Well, I think that line derives from the fact that the fifth Doctor might expect to regenerate in any normal circumstance, but he isn't sure if spectrox poisoning is something he can recover from - but otherwise, he thinks he's got eight more regenerations left to him.
Exactly. It's a mistake to think that regeneration is always
a guaranteed out from death. It won't work if the damage is too great, so there's usually a risk that it won't kick in -- which is why the Doctor isn't just blase and casual about it when it happens. We saw this with the third regeneration in "Planet of the Spiders" -- the Doctor almost didn't regenerate, but needed K'anpo's help to jumpstart the process. And while he did regenerate after "Logopolis," we saw that there was a risk of the regeneration failing and the Doctor not surviving -- or at least regenerating again right after, and who knew if the next one would be stable? (See also "The Christmas Invasion" for a touch-and-go post-regeneration phase.) And of course we saw in "The Impossible Astronaut" that if the Doctor got fatally injured during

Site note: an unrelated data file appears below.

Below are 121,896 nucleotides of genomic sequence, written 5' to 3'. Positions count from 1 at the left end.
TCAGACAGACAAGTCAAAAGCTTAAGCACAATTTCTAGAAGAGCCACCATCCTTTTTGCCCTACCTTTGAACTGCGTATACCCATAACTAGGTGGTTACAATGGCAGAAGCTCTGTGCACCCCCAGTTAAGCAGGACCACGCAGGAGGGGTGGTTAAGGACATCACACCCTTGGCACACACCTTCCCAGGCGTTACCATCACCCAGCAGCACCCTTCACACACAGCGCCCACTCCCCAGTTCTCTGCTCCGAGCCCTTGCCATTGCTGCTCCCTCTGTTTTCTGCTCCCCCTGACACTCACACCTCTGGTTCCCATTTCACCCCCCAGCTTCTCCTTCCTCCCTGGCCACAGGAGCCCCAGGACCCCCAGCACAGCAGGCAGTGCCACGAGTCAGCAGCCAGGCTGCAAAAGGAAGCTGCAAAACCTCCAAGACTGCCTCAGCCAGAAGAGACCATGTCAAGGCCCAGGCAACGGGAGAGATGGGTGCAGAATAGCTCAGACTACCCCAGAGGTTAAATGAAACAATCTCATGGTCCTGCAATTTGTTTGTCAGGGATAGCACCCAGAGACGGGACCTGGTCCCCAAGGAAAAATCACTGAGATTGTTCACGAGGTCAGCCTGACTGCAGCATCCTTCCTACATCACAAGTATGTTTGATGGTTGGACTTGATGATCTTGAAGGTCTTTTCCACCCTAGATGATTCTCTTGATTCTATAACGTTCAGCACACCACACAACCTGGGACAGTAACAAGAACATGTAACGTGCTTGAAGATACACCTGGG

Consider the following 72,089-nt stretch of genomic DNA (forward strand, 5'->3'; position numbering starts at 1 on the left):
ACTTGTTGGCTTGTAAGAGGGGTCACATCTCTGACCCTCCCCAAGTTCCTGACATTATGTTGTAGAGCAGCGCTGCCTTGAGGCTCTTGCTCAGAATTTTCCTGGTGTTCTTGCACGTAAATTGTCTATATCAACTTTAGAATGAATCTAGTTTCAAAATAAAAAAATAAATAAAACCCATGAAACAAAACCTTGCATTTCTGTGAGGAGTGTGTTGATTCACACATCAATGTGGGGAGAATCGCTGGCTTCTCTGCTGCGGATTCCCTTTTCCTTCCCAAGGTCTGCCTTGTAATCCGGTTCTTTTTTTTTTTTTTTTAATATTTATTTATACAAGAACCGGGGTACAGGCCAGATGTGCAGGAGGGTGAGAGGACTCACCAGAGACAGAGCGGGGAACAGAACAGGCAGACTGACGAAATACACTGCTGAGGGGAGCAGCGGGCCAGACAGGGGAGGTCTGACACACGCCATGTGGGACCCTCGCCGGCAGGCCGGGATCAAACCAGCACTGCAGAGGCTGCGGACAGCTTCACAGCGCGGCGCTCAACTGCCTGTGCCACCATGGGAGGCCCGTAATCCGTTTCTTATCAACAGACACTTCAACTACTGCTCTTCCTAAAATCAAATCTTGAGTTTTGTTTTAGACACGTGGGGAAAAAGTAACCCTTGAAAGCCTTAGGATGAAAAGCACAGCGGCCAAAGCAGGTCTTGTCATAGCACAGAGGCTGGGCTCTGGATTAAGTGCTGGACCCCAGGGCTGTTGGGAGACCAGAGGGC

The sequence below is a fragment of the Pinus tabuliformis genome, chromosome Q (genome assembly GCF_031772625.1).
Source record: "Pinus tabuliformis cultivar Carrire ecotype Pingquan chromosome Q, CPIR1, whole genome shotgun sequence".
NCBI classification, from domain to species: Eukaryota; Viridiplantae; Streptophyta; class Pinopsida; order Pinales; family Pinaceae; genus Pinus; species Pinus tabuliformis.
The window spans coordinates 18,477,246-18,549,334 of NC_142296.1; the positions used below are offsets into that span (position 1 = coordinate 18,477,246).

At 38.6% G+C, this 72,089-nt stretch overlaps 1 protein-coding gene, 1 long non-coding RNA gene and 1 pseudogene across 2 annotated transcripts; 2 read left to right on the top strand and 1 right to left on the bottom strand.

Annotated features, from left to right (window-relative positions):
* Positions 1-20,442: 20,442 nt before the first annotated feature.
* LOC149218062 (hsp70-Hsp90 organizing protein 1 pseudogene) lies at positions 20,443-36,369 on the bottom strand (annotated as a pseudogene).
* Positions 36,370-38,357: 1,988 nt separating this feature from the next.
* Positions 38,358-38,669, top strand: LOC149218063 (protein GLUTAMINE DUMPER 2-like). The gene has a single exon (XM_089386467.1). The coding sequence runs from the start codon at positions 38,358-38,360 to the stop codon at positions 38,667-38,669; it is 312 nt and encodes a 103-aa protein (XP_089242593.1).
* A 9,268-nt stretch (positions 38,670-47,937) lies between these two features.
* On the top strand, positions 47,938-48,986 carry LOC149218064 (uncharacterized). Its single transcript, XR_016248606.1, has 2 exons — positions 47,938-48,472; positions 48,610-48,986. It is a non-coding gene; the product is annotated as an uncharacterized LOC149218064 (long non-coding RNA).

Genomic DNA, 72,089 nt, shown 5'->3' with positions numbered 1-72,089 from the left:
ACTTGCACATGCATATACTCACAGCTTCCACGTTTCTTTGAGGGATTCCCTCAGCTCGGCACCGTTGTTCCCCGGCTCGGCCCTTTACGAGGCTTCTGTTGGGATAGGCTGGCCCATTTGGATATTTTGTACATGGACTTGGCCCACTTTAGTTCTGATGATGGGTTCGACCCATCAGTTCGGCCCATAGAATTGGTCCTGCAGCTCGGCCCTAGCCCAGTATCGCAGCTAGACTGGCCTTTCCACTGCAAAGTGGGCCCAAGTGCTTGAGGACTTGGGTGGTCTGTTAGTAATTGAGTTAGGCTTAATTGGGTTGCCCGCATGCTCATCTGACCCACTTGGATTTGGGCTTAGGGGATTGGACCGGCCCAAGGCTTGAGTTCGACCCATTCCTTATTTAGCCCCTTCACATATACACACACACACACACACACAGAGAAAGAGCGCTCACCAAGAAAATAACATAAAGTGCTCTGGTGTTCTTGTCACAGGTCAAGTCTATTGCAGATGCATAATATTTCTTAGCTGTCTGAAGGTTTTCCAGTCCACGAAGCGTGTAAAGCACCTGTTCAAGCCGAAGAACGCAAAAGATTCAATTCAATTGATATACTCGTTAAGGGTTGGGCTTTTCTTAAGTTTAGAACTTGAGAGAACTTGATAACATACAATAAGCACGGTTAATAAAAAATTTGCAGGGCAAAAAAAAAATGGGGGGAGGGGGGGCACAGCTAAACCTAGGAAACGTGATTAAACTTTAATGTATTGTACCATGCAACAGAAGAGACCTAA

regeneration, it would halt the process and leave him dead.
With something like the injuries the Doctor sustained in "Logopolis" or the McGann movie, where the cause of the damage is over with by the time regeneration starts, it's just a matter of healing the damage that's been done. But in "Androzani," with the spectrox toxin still coursing through his body and doing lethal damage, the Doctor couldn't be sure the regeneration process would be able to cancel out that damage, rather than vice-versa. And perhaps the iffiness of that regeneration was why the Sixth Doctor was so erratic at first.